A Book for Kids About PTSD, Deployment Edition
“I used to think that if I was quiet as a mouse, my Mommy would be okay, but that’s not true,” Josie said. “My Mom has PTSD.”
“That’s right,” Sharon said. Sharon was the therapist. The kids came to see her to talk about their Mommies
“My Mommy has it too. What’s PTSD?” Cassie asked.
* * *
“Sharon explained it to me,” Josie said. “P is for post, which means after. T is for traumatic — dangerous. So the letters PT stand for Post-Traumatic, but they mean after danger.”
“What about the S and the D, Josie?” Mark said.
“S is for stress, because it’s very stressful to be in danger and to be hurt,” Josie said.
“D is for disorder. That means your life gets out of order. Your life isn’t like it would have been if you’d never been in danger or never been hurt.
“The whole word, PTSD, means after the terrible danger, a person can have difficulties which they call PTSD. You didn’t cause it, you can’t control it by being good, and you can’t cure it. That is your Mommy’s job. But you also don’t have to misunderstand it or take it personally, even though it can feel very personal. You can just think she is having a hard day and has been through a lot.”
* * *
“PTSD is a normal reaction to really bad experiences,” Sharon added , “Your Mommies had a lot of bad experiences when they were deployed, like being wounded or hurt by someone or seeing other people wounded or killed—not killed like on TV, but killed for real, like when your kitty was run over, Josie. ”
“Yeah,” Josie said. “I remember that. I still feel awful about it sometimes.”
“My Mommy has PTSD from Iraq,” Cassie said. “She was a nurse.”
“The bad guys blew up my Mommy,” Mark said. “She was in the hospital. She cried,” he said. He looked sad and scared.
* * *
“My Mommy has PTSD from something bad that happened to her. She was hurt by her buddies. They were supposed to have her back. She trusted them. That makes it harder,” Josie’s face grew sad.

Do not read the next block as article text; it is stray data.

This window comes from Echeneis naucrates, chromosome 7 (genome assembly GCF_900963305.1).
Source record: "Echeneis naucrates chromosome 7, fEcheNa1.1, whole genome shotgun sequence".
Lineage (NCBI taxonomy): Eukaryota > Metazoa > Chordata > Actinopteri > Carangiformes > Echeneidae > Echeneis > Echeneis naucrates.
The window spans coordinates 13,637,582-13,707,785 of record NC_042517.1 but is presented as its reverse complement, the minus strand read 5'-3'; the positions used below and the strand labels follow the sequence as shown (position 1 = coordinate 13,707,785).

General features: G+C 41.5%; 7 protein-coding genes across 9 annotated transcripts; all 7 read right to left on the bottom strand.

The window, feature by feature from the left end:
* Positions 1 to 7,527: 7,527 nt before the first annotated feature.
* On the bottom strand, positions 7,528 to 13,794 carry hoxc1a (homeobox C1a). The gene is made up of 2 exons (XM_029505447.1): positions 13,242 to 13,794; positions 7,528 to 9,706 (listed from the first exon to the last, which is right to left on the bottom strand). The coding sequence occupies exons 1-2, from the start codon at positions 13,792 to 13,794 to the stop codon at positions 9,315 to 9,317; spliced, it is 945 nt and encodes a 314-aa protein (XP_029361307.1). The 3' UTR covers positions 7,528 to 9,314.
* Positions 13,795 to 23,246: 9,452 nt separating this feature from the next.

“My Mommy cries over what she saw, but she won’t tell me what,” Cassie said.
“Even though they were deployed, it was like a war in my Mommy’s unit,” Josie said. “They hurt her and then they lied and were mean.”
“The bad guys blew up my Mommy. She was in the hospital. She lost her leg. She cried.”Mark said. He looked sad and scared.
“My Daddy hit my Mommy when they got back from Iraq,” Grace said. She sounded mad and sad at the same time. “I used to hide in the closet and cry. Sometimes he hit me. We can’t live with him now.”
“Your Daddy may have PTSD, too, Grace,” Sharon said. “He can also get help if he wants it.”
* * *
“Is that why my Mommy always talks about danger?” Cassie asked. “Is that why she has nightmares? Why we can’t touch her when she’s asleep?”
"Is that why my Mommy yells so much?” Grace said. “Why she won’t talk to me? Why she won’t listen to me?”“Is that why my Mommy doesn’t like me and Daddy anymore?” Mark asked. “Why she doesn’t spend time with us? Why she is so bossy about everything?”
“Is that why she always worries about something happening to me?” Cassie said, “Why she won’t let me do anything?”
* * *
“When you have a cold you have symptoms,” Sharon explained, “like a runny nose and a cough. Your Mommies have symptoms, too. Some of their PTSD symptoms are numb symptoms — Sometimes it seems like your Mommy doesn’t have caring feelings...like she’s not there. She loves you, but she has a hard time showing it.
“Your Mommies had to numb their feelings so they could do their jobs and to stand the fear and pain and the betrayal,” she nodded at Josie, “so now it’s hard for them to show that they care, but they do care.”
* * *
“Some of the other symptoms are remembering symptoms,” Sharon added. “That is why your Mommy thinks about it so much. She can’t forget. That’s probably why she worries so much. And why she doesn’t want you to do things. She is remembering that a little mistake can make someone get hurt. She wants you to be safe. She wants to protect you from everything. Her nightmares are remembering symptoms, too.”
* * *
“Some of the symptoms of PTSD are like freak-out symptoms,” Sharon said. The kids nodded.
“Each of your Mommies got used to being real alert and ready for attacks even when she was sleeping. In a war, the enemy could attack at any time. Rockets and mortars can fall on a base. An IED, an Improvised Explosive Device bomb, can go off as a convoy goes by. A suicide bomber may blow himself up near you and hurt or kill the people around him or her. An Iraqi or Afghan that you think is your friend can betray you to the enemy. Any civilian walking past can turn on you — even women. Your Mommies are brave but they may be afraid of everyone when they come back.
* * *